Press Releases

For Immediate Release
January 17, 2018

Rachaele Raynoff, Joe Marvilli – (212) 720-3471


January 17, 2018 - Yesterday and today were interesting bookends. Yesterday, we began the public review process for the Inwood rezoning and today, we are near the end of the process on the Jerome Avenue rezoning, which was more than three years in the making. More than just a rezoning, the Jerome Avenue Neighborhood Plan represents the goals and visions for an active, safe, healthy and vibrant corridor that serves the community. It’s the result of the hard work and partnership of residents, local small businesses, community institutions – the full gamut of local stakeholders. I particularly have to call out the leadership shown by the three involved Community Boards and the unwavering commitment of Councilmember Vanessa Gibson and also Fernando Cabrera.

I credit the Community Boards, Councilmembers and the residents for insisting that the goals stay big, and the conversation remain broad, going beyond just zoning, and for never losing the forest for the trees.

The land use actions on which we’re voting will transform the corridor by broadening permitted uses, allowing housing, and most importantly affordable housing, schools, and other community facilities where none are permitted today under the outdated zoning. They’ll also diversify commercial development to better meet the needs of the surrounding neighborhoods. And they’ll map parkland that can replace underutilized, vacant lots with green open space.

The land use actions on which we’re voting will also transform the corridor by imposing design controls. They’ll require setbacks from the elevated rail. They’ll require non-residential, active ground-floor uses, whether for retail or community facility uses, both of which provide both welcome eyes and light on the street, particularly a street that is adjacent to an elevated rail line. They’ll also allow numerous irregular and challenged sites to more easily develop as-of-right.

It takes a village – or in our case a city, to get to this point on a plan like this. I’ve already called out the Community Boards and Councilmembers Gibson and Cabrera. But I also need to note the leadership of Borough President Ruben Diaz Jr. He was an integral part of the planning process and has made this a better proposal.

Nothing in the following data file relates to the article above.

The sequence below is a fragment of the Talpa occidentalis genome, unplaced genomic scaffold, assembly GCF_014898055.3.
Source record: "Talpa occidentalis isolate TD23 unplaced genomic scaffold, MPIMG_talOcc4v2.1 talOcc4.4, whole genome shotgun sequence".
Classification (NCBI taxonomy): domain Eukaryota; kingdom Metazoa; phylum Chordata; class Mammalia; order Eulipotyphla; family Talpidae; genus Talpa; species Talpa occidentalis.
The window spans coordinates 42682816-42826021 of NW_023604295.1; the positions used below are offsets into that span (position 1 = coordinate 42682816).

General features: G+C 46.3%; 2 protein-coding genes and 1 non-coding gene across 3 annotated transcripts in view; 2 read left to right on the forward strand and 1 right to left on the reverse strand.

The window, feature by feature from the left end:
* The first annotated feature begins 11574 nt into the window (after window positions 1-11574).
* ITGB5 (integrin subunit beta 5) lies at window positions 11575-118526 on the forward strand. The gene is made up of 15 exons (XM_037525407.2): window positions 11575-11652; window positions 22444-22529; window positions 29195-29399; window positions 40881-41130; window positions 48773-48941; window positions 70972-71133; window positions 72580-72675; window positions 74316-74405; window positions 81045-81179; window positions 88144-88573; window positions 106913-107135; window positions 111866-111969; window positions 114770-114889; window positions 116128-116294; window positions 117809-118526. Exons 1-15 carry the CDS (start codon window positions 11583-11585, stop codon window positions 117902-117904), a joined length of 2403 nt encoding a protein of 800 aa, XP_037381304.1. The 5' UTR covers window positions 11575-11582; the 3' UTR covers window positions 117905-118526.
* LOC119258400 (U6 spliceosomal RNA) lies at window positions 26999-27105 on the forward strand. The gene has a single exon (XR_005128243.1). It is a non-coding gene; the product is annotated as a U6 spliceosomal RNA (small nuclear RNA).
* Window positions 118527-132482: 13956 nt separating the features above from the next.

I’d also like to acknowledge the work of our partners in City government, and it is a veritable alphabet soup. HPD, DOT, DPR, SBS, DOMMH, the Mayor’s Office of Workforce Development and the Mayor’s Office of Immigrant Affairs. I welcome the fact that their contributions go beyond a rezoning application. They’re an integral part of developing and more importantly, implementing a comprehensive neighborhood plan.

Of course, I need to acknowledge the work of the dedicated City Planning team. It starts with the Bronx Borough Office, under the leadership of Carol Samol and Shawn Brede. I especially want to commend our senior planner Michael Parkinson. All who have worked with Michael over the years have become infected with his contagious passion for the neighborhood, recognizing the challenges but also making sure we always see the beauty, the opportunities that are there in the neighborhood. As always, a number of divisions throughout City Planning are involved, ranging from Environmental Assessment and Review, Technical Review, Zoning, Urban Design, Legal Counsel, Housing, Economic and Infrastructure Planning, Transportation, Land Use Review, and Capital Planning. All of them had invaluable contributions.

Of course, there are concerns about the proposal, many of which were articulated in the various public hearings and before this Commission. Some of the concerns relate directly to the zoning proposals. Others are more indirect and raise issues that go beyond the remit of the Commission. But I’m pleased with both the breadth of the Plan and the commitment from each of our agency partners and from the Dept. of City Planning itself, to continue working on implementation and addressing problems in real time. We see that some of these changes are already being put into effect, with the City instituting a Certificate of No Harassment to keep landlords accountable. From protecting the tenants of the southwest Bronx, to investing in streets, from beginning to organize a local workforce network to improving local parks, all of these are part of the transformation of Jerome and on this bases, I’m pleased to vote yes.